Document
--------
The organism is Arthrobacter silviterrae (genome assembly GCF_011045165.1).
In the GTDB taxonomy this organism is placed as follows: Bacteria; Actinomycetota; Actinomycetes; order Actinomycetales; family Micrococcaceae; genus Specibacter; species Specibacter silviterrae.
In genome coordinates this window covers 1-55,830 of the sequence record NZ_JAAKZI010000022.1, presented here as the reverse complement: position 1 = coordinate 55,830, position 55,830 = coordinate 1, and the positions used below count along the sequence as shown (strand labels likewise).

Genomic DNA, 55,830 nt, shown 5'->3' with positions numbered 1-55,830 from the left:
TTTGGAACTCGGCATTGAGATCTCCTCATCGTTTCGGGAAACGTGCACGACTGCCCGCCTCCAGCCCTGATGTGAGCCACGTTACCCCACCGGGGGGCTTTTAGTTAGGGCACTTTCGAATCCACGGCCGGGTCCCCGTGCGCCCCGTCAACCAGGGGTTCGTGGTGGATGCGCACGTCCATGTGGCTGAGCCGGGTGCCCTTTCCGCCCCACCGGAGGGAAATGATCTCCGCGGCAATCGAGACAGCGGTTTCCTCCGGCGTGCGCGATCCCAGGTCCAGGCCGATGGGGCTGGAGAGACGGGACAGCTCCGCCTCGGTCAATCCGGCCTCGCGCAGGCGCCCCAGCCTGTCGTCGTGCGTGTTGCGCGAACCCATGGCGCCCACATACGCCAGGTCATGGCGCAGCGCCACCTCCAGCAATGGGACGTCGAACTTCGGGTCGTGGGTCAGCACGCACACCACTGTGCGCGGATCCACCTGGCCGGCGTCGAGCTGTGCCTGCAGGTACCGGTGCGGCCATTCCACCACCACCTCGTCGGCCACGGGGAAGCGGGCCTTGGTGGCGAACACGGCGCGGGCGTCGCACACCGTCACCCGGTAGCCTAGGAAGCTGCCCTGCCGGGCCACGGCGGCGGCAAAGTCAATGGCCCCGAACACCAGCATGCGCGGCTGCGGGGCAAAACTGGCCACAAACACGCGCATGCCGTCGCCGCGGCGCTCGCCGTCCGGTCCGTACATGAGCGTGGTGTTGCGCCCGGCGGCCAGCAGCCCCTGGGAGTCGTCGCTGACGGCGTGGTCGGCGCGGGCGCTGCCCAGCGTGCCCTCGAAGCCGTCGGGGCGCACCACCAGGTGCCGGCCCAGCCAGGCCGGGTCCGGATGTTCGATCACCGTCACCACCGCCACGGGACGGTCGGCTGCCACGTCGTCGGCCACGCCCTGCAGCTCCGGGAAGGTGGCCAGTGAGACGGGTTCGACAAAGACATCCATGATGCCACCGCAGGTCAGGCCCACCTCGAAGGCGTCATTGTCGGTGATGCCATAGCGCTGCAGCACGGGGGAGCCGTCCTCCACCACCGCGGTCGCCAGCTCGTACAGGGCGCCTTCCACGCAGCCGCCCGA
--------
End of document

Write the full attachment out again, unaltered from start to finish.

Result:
The organism is Arthrobacter silviterrae (genome assembly GCF_011045165.1).
In the GTDB taxonomy this organism is placed as follows: Bacteria; Actinomycetota; Actinomycetes; order Actinomycetales; family Micrococcaceae; genus Specibacter; species Specibacter silviterrae.
In genome coordinates this window covers 1-55,830 of the sequence record NZ_JAAKZI010000022.1, presented here as the reverse complement: position 1 = coordinate 55,830, position 55,830 = coordinate 1, and the positions used below count along the sequence as shown (strand labels likewise).

Genomic DNA, 55,830 nt, shown 5'->3' with positions numbered 1-55,830 from the left:
TTTGGAACTCGGCATTGAGATCTCCTCATCGTTTCGGGAAACGTGCACGACTGCCCGCCTCCAGCCCTGATGTGAGCCACGTTACCCCACCGGGGGGCTTTTAGTTAGGGCACTTTCGAATCCACGGCCGGGTCCCCGTGCGCCCCGTCAACCAGGGGTTCGTGGTGGATGCGCACGTCCATGTGGCTGAGCCGGGTGCCCTTTCCGCCCCACCGGAGGGAAATGATCTCCGCGGCAATCGAGACAGCGGTTTCCTCCGGCGTGCGCGATCCCAGGTCCAGGCCGATGGGGCTGGAGAGACGGGACAGCTCCGCCTCGGTCAATCCGGCCTCGCGCAGGCGCCCCAGCCTGTCGTCGTGCGTGTTGCGCGAACCCATGGCGCCCACATACGCCAGGTCATGGCGCAGCGCCACCTCCAGCAATGGGACGTCGAACTTCGGGTCGTGGGTCAGCACGCACACCACTGTGCGCGGATCCACCTGGCCGGCGTCGAGCTGTGCCTGCAGGTACCGGTGCGGCCATTCCACCACCACCTCGTCGGCCACGGGGAAGCGGGCCTTGGTGGCGAACACGGCGCGGGCGTCGCACACCGTCACCCGGTAGCCTAGGAAGCTGCCCTGCCGGGCCACGGCGGCGGCAAAGTCAATGGCCCCGAACACCAGCATGCGCGGCTGCGGGGCAAAACTGGCCACAAACACGCGCATGCCGTCGCCGCGGCGCTCGCCGTCCGGTCCGTACATGAGCGTGGTGTTGCGCCCGGCGGCCAGCAGCCCCTGGGAGTCGTCGCTGACGGCGTGGTCGGCGCGGGCGCTGCCCAGCGTGCCCTCGAAGCCGTCGGGGCGCACCACCAGGTGCCGGCCCAGCCAGGCCGGGTCCGGATGTTCGATCACCGTCACCACCGCCACGGGACGGTCGGCTGCCACGTCGTCGGCCACGCCCTGCAGCTCCGGGAAGGTGGCCAGTGAGACGGGTTCGACAAAGACATCCATGATGCCACCGCAGGTCAGGCCCACCTCGAAGGCGTCATTGTCGGTGATGCCATAGCGCTGCAGCACGGGGGAGCCGTCCTCCACCACCGCGGTCGCCAGCTCGTACAGGGCGCCTTCCACGCAGCCGCCCGA